A Journey to India

Journey to India
February 2012

in 1985, brother Matt and I did a long, wandering, colourful adventure pilgrimage throughout the length and breadth of India. it was a glorious life adventure.

Matt on the Ganges, 1985

his personal life adventure took a different form in September 2009, when he passed on from his earthly form, to the utter shock and disbelief of all who loved him, a state that persists to this day. his departure left a larger-than-life gap in the lives of us all.

in February 2012, I re-traced our footsteps, in a pilgrimage with his ashes, back to the river Ganges, in Varanasi, fabled City of the Dead.

Taking Matt’s ashes to Varanasi, City of the Dead

what is the value of ceremony, ritual, observing the rites? whatever you make it, perhaps… one goes through the process hoping that perhaps the lightning may strike… this physical journey might allow some degree of emotional processing, letting go of loss and regret.

and so, off to India.

february 2012. i land in Delhi, travelling alone but Matt with me in spirit and in smile: let’s go to Varanasi.

arriving in Delhi

I travel by airplane this time, before Matt and I were forever on the train, gazing out the window as the world went by, day after day. it’s a different world now, a different India, and mine is a different life… I take the plane from Delhi to Varanasi, security checks and all, rituals of a new order.

Varanasi, however, proves timeless: I pick up a cough right away (I like to SEE the air I’m breathing…)

Varanasi is timeless…
Varanasi hadn’t changed

I wander through the marketplace and do some shopping: basket, charcoal, candles, incense, flowers.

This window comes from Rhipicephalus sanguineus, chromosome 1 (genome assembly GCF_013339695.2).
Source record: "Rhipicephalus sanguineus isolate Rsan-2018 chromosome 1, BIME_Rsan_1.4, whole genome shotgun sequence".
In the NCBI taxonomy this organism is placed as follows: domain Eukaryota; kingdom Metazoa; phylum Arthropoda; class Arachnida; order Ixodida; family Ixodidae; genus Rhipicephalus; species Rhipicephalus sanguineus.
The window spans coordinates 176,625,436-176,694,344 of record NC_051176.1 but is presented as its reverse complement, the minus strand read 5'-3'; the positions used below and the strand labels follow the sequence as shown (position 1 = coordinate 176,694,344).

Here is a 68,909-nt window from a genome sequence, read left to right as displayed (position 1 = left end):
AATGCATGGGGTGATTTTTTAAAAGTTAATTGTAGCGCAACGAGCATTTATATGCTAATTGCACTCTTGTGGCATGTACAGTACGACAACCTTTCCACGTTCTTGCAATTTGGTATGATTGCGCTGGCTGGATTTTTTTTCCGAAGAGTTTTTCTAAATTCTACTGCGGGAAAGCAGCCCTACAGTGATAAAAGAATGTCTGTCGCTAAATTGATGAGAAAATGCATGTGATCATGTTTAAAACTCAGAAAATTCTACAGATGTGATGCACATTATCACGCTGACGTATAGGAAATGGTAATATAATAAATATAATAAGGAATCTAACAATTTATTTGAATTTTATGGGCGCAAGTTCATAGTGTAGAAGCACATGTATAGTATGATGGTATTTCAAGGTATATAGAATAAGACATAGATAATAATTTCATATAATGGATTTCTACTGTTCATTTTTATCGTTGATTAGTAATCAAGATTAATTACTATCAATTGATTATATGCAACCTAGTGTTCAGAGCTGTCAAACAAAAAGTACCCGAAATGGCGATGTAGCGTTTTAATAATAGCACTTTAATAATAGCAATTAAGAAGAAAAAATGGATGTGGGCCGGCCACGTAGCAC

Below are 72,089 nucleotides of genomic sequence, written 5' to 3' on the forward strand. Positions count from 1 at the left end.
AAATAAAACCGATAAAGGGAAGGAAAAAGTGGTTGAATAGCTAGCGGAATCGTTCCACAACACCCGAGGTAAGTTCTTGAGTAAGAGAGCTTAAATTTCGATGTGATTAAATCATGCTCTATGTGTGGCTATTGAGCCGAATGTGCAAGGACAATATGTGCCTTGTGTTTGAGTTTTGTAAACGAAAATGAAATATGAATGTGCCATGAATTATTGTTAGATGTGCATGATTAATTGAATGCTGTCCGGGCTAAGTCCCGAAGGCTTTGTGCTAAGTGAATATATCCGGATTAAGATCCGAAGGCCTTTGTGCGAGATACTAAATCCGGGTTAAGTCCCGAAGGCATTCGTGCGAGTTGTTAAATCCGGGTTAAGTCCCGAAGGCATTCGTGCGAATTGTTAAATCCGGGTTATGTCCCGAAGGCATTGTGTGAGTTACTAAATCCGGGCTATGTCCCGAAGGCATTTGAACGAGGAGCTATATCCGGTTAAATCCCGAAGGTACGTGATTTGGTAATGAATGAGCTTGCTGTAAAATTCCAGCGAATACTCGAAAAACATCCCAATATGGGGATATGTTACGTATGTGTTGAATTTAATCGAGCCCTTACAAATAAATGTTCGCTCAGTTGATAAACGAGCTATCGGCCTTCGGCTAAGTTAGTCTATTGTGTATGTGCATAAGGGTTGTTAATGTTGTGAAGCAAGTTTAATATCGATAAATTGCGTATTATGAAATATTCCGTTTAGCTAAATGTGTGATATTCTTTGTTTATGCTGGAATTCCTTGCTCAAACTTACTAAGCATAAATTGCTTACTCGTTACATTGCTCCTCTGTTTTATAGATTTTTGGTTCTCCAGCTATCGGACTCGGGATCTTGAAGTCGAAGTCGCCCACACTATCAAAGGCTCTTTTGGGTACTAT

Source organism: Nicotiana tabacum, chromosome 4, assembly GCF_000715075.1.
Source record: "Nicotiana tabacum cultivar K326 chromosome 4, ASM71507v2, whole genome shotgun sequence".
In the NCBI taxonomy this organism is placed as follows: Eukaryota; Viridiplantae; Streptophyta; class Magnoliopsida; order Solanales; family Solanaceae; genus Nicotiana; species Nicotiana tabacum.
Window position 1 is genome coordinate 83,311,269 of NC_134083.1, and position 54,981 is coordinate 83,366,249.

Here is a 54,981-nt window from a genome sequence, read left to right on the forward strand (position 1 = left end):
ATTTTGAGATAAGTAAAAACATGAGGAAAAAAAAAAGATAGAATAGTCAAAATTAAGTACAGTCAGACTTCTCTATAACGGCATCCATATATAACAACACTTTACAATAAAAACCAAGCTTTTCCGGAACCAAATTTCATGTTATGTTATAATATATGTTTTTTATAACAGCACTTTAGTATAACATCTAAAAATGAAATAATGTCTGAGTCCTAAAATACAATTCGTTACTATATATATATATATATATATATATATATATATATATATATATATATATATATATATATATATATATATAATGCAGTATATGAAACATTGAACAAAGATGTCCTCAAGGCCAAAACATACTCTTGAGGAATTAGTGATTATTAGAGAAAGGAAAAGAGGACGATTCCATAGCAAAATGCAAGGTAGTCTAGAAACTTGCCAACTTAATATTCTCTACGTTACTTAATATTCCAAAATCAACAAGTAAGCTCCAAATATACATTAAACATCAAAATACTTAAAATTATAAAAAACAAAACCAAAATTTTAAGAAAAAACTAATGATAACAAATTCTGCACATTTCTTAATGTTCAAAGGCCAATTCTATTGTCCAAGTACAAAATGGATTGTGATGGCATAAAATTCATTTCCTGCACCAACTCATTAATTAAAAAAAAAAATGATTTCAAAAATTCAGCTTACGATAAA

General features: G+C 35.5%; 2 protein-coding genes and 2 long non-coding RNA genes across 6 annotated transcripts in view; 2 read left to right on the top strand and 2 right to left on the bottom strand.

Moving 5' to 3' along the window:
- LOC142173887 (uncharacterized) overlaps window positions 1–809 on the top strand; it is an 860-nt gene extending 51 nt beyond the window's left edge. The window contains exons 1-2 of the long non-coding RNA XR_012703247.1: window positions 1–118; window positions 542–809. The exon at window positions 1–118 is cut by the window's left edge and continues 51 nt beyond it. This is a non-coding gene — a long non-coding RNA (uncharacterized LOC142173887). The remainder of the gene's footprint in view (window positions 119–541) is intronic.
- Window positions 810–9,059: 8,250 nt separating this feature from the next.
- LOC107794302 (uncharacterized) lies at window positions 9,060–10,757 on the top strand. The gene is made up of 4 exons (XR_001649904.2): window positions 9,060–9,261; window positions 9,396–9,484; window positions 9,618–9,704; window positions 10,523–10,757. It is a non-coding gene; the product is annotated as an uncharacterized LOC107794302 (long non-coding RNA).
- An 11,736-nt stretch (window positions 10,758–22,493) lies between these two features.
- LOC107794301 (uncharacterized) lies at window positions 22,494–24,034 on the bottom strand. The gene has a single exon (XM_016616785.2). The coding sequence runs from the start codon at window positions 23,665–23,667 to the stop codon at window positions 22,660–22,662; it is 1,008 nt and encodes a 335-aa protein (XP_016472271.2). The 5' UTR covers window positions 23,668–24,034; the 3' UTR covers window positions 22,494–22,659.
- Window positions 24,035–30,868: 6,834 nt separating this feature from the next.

I arrange the symbols I have brought with me to put in the basket: Matt always liked Ganesha the elephant god; a dolphin figure: we swam with dolphins together, off the coast of Goa back in ’85; a photo of him, timeless in his beaming happy youth; and, of course I include an eternal owl.

and one bright early morning, even as we did so long ago, I go out on the water.

the boatman has seen these ceremonies before: Varanasi is the traditional place to say goodbye to one’s loved ones.

sun and water, fire and smoke:

now he’s gone travelling once again, closer to the light.

and here I am, by myself.

I head back to Delhi, there just long enough to leave again… flying south to Goa where Matt and I shared an endless happy beachdwellers’ life.

Little Vagator beach, that was our hangout yoga place in ’85.

photo by dear Matt… actually, the posture didn’t last all that long, but it looked good while it did.

we did two hours of yoga every morning, on the hard-packed sand on the very edge of the hissing waves, then spent the day eating fruit salad and roaming the beaches and markets.

Little Vagator beach, as it was when Matt and I were there… circa mid-80s.


in the modern age, one is no longer completely cut off from the world whilst in India.

in fact, I remained wired into my network:

Text message to dear Bill, maritime advisor to Owl Studio:

am speaking from here in Goa, Vagator beach in fact, my old turf,
where i am admiring huge waves from the very same old juice bar,
or a much later incarnation thereof… of course i knew it was not going to be
remotely the same, STILL wot a shock to arrive last night and
see my yoga beach turned into a disco Costa del Beachchair…

No Complaining: Rule Number One.

keep smiling, carry on. located our old yogaspot by the waves,
intense memories of brother Matt, met a fire juggler, Andy from Wales,
said ‘yeah, some of the old freak scene still going.’
got up this morning, did my stretching routine by the waves,
then swam out a bit… now, chai and juice at the edge of the beach,
try to commit to my drawing exercises somewhat, follow my Plan (ha),
make the most of that which offers. SO! it all goes on, under the eye of heaven.
all love, wish you were here. hope all progresses as best it may. R


Yorkshire Ian, old friend and old India hand, flew in from Chennai to join me in Goa.

he’d last set foot in Goa in 1975 when India was still a remote medieval kingdom, and we were still young long-haired gypsy spirits: “place has changed alright, BUT – not as bad as I’d feared!”

and true enough, the negative changes do seem to be more superficial than otherwise. after the initial shock of seeing Coca Cola signs and realising everybody now wore clothes, dammit, we fell into a cheerful circuit of meeting people, new friends and astonishingly, old ones – the counter-culture continues.